MG: Yeah, I suppose the first sort of point at which I actually thought about this idea of borders was actually before I started university, I did a bunch of backpacking, avoiding real life, in Central America. There was this point that I was on a bus with what turned out to be a number of people who were basically making their way to the US, via irregularized channels, and so later on, on reflection of that, it was one of those moments where it was ‘huh this is interesting, I’m talking to this guy right now, where we are in the same position, we are on the same bus, going in the exact same direction, about the same age but in very different contexts in terms of how and why we are moving’. I’m there for pleasure, he’s there to return to his family, from which he was separated from when he was deported from the US back to Honduras and we’re now together in Guatemala and his journey looks a lot different from mine despite being in the same physical position. And I mean, why is that the case? So I started to think more and more about this idea of borders, citizenship and belonging, those kinds of things, a more nuanced thought came from that later, but it was one of those moments where you’re like ‘oh my god this is an interesting thing to think about’. But yeah, in terms of actually landing on the migration stuff, it was in large part just from a broad interest in migration and sort of following news stories around borders, migration mobility, at that point the Med happened to catch my eye and now I’m here.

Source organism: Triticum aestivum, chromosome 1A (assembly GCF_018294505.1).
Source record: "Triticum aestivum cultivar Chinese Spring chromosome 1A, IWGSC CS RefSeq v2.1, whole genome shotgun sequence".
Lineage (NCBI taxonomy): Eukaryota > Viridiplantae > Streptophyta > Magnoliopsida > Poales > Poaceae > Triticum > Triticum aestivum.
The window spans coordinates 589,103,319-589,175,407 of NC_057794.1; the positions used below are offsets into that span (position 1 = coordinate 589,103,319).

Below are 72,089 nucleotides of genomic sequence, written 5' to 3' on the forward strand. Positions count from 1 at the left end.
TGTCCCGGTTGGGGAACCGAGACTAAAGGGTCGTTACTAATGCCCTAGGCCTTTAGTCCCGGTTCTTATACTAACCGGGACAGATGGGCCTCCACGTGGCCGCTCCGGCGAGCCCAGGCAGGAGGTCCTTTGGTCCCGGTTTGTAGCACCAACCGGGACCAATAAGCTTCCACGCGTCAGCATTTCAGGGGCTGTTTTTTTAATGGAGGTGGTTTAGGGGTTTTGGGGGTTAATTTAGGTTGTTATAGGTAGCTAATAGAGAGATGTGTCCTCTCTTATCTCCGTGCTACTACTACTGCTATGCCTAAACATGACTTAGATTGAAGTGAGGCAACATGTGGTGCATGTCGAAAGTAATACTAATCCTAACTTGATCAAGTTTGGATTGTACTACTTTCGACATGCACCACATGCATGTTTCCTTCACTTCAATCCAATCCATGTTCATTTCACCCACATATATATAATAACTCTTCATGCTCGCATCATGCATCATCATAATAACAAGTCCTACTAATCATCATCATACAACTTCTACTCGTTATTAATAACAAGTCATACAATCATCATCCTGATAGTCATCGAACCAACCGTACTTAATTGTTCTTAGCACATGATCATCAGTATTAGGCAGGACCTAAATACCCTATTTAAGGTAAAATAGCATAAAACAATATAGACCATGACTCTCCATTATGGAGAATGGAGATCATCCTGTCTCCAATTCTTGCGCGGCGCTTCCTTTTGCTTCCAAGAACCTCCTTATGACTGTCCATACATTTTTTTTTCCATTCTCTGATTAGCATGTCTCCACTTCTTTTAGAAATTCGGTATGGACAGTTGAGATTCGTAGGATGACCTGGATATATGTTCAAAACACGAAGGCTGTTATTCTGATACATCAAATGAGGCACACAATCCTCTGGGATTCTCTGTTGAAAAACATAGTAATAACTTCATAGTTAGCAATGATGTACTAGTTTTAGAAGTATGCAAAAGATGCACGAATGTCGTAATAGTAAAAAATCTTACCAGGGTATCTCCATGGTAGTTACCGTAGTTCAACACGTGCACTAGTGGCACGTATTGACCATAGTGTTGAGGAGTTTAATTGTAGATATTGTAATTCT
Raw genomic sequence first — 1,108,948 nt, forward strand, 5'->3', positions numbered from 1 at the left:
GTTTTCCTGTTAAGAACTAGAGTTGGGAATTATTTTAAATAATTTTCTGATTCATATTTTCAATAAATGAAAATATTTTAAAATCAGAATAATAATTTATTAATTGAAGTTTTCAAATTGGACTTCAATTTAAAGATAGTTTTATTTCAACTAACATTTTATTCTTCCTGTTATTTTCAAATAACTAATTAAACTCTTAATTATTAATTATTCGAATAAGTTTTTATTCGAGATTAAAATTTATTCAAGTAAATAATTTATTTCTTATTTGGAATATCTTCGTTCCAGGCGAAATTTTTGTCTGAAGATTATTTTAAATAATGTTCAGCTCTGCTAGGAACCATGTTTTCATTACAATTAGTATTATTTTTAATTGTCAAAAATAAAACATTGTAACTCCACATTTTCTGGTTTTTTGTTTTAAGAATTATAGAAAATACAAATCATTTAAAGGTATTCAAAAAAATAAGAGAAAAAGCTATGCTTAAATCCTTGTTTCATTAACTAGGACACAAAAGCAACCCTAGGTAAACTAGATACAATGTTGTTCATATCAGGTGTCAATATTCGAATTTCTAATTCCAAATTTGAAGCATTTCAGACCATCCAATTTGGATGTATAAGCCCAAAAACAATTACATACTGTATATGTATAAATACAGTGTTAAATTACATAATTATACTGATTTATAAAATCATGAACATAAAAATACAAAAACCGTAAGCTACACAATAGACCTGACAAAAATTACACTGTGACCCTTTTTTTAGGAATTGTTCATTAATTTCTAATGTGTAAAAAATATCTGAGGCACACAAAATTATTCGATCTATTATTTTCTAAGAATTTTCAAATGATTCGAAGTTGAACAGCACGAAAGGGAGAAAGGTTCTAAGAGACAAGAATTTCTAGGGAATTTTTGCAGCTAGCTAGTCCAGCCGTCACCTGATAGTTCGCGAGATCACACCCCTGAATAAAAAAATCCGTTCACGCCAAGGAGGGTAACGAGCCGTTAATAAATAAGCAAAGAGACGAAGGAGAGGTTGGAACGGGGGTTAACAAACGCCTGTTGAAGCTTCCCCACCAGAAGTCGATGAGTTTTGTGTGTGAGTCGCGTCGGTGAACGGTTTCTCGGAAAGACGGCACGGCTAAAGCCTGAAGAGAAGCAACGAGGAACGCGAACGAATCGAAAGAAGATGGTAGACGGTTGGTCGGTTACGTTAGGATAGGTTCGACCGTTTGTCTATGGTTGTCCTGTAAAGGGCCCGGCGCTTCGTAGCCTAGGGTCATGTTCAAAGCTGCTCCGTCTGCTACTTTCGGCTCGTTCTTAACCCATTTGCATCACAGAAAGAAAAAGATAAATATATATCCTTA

I: Very cool, that’s very interesting. So, how far along in your PhD are you and what is some current research that you are working on? Are you all in on the dissertation right now, are there things that you’re working on that are going to be different chapters?

MG: So, I am in my fourth year at this point, so at least on paper getting close to the end (laughter). In terms of work, the dissertation is the main focus at this point, so trying to get some chapters written, but also trying to keep in mind publishing and taking some of those chapters and getting them published somewhere is also sort of on my mind, but it’s less of a focus and more of a side thought at this point. It’s basically just sorting through all the field work stuff from the last few months and trying to turn that into something that will get me out of here sooner rather than later.

I: You mentioned your fieldwork so, how long were you there, what was the process like in terms of ethics clearance, I know that you got SSHRC, so tell me about that whole process.